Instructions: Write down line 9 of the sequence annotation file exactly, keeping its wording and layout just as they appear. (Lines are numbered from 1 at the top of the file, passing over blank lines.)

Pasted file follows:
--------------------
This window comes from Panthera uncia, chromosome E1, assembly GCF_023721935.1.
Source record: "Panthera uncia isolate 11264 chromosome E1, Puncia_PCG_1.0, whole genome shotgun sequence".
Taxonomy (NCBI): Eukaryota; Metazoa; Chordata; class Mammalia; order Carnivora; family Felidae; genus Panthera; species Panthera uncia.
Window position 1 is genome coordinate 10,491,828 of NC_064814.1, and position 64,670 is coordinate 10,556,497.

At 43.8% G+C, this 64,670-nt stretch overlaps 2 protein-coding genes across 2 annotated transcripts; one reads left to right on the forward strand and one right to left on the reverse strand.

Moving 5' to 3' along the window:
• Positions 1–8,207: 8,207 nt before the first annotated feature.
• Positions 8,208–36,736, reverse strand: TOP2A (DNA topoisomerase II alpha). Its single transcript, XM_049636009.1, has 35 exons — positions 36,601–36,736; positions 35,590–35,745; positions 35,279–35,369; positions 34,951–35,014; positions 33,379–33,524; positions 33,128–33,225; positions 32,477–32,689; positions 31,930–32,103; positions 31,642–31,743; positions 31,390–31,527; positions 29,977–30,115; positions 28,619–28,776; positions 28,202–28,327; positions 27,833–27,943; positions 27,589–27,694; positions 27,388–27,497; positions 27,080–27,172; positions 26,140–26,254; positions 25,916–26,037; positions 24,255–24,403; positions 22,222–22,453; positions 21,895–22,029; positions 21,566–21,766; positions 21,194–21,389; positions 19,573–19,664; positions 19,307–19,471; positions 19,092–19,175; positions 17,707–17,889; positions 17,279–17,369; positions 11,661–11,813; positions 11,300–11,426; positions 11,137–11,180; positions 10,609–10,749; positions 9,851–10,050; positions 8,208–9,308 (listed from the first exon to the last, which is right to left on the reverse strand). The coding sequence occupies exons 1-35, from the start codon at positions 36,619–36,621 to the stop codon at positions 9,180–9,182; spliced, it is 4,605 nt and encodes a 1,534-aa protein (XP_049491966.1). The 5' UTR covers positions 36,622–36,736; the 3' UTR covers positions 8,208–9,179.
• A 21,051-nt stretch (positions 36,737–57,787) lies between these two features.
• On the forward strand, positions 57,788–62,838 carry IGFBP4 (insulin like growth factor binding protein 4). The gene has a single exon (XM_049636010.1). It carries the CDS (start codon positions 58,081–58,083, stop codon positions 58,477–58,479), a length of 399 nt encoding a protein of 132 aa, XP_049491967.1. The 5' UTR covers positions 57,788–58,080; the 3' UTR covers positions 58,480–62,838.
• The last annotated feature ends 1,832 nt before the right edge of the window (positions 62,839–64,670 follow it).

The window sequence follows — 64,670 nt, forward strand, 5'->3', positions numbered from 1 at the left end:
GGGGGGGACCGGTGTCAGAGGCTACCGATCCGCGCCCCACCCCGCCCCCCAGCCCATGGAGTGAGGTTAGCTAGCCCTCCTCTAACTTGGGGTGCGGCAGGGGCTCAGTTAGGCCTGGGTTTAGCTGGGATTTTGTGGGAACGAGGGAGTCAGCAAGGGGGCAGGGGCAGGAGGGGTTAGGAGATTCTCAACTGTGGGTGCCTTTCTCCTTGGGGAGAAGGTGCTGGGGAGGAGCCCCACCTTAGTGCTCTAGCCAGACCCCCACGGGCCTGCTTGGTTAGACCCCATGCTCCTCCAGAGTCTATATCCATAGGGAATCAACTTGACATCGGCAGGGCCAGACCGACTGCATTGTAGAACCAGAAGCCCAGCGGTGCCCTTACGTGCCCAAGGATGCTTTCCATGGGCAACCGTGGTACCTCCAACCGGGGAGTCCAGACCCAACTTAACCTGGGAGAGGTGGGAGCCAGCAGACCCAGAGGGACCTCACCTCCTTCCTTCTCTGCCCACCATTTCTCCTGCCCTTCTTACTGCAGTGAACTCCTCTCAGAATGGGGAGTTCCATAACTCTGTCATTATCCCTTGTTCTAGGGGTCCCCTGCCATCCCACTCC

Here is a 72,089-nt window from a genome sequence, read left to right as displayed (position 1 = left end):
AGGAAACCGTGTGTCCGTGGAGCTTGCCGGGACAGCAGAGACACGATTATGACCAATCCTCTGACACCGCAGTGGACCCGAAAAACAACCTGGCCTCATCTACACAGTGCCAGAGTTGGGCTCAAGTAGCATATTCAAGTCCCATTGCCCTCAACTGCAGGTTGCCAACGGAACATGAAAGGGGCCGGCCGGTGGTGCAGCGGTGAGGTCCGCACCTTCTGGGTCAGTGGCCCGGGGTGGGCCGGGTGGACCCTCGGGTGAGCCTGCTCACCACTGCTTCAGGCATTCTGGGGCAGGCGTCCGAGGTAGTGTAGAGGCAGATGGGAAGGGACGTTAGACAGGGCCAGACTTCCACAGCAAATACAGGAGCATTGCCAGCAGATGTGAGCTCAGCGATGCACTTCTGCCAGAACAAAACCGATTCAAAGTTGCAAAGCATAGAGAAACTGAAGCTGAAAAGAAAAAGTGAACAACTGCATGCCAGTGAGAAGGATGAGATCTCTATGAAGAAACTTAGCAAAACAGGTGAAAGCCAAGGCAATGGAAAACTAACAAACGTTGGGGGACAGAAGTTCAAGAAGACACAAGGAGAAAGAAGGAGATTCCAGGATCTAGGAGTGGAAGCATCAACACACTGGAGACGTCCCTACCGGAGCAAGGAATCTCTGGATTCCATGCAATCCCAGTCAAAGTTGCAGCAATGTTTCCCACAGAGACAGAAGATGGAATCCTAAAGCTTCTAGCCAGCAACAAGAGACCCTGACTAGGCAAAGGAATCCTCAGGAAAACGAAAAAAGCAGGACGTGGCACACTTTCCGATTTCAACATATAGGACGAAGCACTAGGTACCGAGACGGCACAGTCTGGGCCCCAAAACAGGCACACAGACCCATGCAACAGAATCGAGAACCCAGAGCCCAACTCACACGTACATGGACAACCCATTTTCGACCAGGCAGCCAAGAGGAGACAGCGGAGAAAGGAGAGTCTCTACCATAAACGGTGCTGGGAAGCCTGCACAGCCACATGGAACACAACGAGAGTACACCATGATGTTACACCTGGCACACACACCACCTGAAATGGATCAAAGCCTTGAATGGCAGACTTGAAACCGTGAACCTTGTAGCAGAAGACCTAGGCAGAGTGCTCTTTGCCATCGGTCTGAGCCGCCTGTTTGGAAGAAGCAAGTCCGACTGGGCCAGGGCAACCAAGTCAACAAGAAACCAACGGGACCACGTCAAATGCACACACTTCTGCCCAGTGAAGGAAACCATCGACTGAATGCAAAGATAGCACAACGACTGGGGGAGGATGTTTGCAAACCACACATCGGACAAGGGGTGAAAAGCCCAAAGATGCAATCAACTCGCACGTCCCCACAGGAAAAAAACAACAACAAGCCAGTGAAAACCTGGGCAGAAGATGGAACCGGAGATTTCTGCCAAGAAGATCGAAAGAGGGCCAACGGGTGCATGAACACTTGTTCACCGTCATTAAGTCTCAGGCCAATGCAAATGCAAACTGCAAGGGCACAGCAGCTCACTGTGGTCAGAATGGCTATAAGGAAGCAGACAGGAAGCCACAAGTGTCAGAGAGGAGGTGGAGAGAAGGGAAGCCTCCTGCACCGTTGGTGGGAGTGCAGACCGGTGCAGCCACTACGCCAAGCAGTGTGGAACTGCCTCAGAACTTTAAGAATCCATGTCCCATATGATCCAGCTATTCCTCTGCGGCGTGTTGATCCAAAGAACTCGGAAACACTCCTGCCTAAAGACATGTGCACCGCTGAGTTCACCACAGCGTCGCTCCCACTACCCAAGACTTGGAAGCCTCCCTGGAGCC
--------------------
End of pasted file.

• A 21,051-nt stretch (positions 36,737–57,787) lies between these two features.